Health Plans
e-Newsletter
Intelligence Unit Special Reports Special Events Subscribe Sponsored Departments Follow Us

Twitter Facebook LinkedIn RSS

AMA's Role in Setting Medicare Fees Battered

Margaret Dick Tocknell, for HealthLeaders Media, July 24, 2013

Typically the RUC has been free to go about its business, but in recent years it has found itself under something of a microscope as the Medicare program struggles with increased healthcare costs, and McDermott and others question the CMS reliance on the RUC.

In separate reports this month, both the Washington Post and the Washington Monthly, took a good look at the internal workings of RUC. The committee is set up to advise CMS, but in reality, CMS "has accepted about 90%" of the RUC recommendations. The Washington Monthly article states that the RUC has "de facto control" over how about $85 million in Medicare funding is spent each year.

Its influence stretches beyond Medicare and extends to commercial payers. According to a 2009 document from the AMA practice management center, "more than 75% of private payers" incorporate Medicare's Relative-Value Scale fee schedule into at least one product line.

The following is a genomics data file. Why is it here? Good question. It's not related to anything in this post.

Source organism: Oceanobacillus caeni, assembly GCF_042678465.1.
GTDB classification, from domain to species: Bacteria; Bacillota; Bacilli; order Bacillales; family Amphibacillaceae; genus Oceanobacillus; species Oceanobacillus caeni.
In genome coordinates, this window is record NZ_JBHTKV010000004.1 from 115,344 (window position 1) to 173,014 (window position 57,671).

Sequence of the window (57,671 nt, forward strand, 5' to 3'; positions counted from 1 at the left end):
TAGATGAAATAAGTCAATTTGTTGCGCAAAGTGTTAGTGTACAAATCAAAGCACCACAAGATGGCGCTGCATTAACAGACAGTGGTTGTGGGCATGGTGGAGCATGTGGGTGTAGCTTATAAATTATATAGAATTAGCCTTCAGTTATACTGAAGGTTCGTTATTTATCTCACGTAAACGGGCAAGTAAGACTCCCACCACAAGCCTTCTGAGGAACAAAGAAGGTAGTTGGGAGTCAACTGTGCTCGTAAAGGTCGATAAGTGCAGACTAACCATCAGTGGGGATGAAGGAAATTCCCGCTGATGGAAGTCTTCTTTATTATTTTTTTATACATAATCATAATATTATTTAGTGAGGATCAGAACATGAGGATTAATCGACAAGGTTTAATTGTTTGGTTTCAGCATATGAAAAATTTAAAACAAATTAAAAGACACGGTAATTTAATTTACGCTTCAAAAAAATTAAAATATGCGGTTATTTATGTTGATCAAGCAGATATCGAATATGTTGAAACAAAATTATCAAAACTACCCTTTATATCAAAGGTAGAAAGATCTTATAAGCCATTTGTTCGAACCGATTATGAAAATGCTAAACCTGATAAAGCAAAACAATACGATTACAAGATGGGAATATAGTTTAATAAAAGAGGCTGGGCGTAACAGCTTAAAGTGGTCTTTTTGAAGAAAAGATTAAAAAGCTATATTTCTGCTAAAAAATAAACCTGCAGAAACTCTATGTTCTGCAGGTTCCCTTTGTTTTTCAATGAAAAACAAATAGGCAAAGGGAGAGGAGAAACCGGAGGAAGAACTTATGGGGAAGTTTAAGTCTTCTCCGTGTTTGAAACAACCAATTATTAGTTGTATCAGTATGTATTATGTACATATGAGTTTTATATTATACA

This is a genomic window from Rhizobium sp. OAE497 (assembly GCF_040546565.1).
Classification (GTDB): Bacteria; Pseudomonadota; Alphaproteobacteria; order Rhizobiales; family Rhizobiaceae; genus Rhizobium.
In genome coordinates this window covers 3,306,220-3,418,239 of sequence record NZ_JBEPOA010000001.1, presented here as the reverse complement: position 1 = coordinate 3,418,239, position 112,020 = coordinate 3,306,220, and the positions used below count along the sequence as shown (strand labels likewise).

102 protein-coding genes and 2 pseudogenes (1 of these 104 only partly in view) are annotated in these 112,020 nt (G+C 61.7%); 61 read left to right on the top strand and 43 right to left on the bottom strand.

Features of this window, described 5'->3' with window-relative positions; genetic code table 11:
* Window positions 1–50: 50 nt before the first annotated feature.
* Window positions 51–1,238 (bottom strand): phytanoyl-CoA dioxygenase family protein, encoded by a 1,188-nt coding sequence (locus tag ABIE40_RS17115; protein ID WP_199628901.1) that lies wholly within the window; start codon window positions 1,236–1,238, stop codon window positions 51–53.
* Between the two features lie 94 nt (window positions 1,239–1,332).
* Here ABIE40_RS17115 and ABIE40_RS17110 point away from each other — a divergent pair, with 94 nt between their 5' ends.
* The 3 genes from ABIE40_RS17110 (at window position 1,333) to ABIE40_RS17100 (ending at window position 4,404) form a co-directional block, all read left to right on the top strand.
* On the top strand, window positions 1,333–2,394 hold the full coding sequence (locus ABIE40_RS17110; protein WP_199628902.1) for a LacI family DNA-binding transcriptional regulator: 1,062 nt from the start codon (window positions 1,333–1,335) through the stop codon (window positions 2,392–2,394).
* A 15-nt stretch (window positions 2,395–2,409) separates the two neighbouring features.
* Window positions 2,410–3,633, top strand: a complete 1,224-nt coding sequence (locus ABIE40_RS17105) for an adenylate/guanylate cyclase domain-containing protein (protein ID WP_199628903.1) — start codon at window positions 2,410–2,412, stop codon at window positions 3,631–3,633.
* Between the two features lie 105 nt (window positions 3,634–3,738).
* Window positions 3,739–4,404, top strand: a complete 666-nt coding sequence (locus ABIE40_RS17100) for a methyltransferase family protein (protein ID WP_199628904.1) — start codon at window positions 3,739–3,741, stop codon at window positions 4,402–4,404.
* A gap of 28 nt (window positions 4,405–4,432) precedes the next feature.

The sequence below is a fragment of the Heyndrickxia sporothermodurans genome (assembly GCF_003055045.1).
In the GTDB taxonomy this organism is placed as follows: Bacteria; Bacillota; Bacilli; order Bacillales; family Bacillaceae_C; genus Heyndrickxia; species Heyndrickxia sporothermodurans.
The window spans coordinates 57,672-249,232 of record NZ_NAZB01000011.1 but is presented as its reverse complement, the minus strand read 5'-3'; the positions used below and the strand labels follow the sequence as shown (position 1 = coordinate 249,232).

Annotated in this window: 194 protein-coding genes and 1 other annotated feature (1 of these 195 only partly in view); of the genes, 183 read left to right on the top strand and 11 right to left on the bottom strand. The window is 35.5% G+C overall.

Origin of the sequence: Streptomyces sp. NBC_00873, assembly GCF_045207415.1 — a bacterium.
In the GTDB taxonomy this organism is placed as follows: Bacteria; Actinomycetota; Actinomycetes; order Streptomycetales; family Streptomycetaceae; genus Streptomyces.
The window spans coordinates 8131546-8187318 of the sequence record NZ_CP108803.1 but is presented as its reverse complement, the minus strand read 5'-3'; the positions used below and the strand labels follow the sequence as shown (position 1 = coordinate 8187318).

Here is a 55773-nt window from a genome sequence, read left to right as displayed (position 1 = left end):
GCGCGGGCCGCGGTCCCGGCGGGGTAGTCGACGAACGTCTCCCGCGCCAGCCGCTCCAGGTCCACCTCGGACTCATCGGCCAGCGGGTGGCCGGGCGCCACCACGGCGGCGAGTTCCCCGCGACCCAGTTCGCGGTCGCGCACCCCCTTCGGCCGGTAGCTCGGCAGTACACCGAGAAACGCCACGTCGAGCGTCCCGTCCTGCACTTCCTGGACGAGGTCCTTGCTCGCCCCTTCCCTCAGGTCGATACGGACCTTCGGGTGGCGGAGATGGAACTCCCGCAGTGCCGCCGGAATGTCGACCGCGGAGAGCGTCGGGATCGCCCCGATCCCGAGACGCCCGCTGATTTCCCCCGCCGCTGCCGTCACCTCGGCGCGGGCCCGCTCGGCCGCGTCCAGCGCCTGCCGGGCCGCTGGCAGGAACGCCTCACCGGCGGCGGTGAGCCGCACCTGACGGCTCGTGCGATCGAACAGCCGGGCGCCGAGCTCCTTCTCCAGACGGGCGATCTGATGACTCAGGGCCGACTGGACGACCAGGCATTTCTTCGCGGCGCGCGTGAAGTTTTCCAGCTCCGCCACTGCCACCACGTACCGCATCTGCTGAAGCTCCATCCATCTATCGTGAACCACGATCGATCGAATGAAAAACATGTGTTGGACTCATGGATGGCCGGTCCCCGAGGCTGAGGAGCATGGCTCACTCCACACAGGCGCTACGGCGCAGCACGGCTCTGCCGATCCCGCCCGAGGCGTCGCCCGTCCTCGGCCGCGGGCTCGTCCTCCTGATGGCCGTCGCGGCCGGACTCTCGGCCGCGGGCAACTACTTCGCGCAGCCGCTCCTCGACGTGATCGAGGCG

The Washington Post offered an example of a Florida physician who performs in a typical 9-10-hour-day at least 12 colonoscopies and four other procedures. According to the RUC a basic colonoscopy takes 75 minutes of physician time. Based on medical journals, interviews, and physician records, however, the typical colonoscopy takes closer to 30 minutes, according to the newspaper.

Barbara Levy, MD, the RUC chair, and the AMA are contesting some of the newspaper findings, too. She describes the colonoscopy findings as "based on outlier ambulatory surgical centers in Florida and some practices in Pennsylvania."

1 | 2 | 3

Comments are moderated. Please be patient.

1 comments on "AMA's Role in Setting Medicare Fees Battered"


David Harlow (7/25/2013 at 11:42 AM)
That's $85 Billion with a B. - And that's for Medicare physician reimbursement alone. The related costs (facility fees, including devices) are much higher. It is important to understand that even with a move away from fee-for-service medicine, there still needs to be agreement on how to budget for physician and other health care provider services. As this story demonstrates, there is some significant discontentment with the way in which the RUC dominates this issue on the physician side.